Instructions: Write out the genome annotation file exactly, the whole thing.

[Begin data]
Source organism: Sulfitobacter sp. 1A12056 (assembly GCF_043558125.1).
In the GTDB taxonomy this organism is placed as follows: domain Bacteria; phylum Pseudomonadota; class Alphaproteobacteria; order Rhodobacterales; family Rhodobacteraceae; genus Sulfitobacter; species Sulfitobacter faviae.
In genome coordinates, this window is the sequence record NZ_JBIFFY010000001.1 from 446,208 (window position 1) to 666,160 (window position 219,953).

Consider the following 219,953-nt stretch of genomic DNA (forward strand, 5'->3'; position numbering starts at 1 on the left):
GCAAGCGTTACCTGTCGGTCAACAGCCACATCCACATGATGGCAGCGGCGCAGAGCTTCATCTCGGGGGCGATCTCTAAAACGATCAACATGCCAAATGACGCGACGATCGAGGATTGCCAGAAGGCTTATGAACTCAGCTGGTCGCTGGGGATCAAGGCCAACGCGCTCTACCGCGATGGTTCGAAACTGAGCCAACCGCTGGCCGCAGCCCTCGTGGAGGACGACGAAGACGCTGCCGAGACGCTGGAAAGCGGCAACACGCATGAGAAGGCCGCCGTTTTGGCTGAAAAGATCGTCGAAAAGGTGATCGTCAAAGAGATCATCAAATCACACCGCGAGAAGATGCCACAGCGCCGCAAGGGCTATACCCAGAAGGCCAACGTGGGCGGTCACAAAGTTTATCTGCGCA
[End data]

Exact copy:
Source organism: Sulfitobacter sp. 1A12056 (assembly GCF_043558125.1).
In the GTDB taxonomy this organism is placed as follows: domain Bacteria; phylum Pseudomonadota; class Alphaproteobacteria; order Rhodobacterales; family Rhodobacteraceae; genus Sulfitobacter; species Sulfitobacter faviae.
In genome coordinates, this window is the sequence record NZ_JBIFFY010000001.1 from 446,208 (window position 1) to 666,160 (window position 219,953).

Consider the following 219,953-nt stretch of genomic DNA (forward strand, 5'->3'; position numbering starts at 1 on the left):
GCAAGCGTTACCTGTCGGTCAACAGCCACATCCACATGATGGCAGCGGCGCAGAGCTTCATCTCGGGGGCGATCTCTAAAACGATCAACATGCCAAATGACGCGACGATCGAGGATTGCCAGAAGGCTTATGAACTCAGCTGGTCGCTGGGGATCAAGGCCAACGCGCTCTACCGCGATGGTTCGAAACTGAGCCAACCGCTGGCCGCAGCCCTCGTGGAGGACGACGAAGACGCTGCCGAGACGCTGGAAAGCGGCAACACGCATGAGAAGGCCGCCGTTTTGGCTGAAAAGATCGTCGAAAAGGTGATCGTCAAAGAGATCATCAAATCACACCGCGAGAAGATGCCACAGCGCCGCAAGGGCTATACCCAGAAGGCCAACGTGGGCGGTCACAAAGTTTATCTGCGCA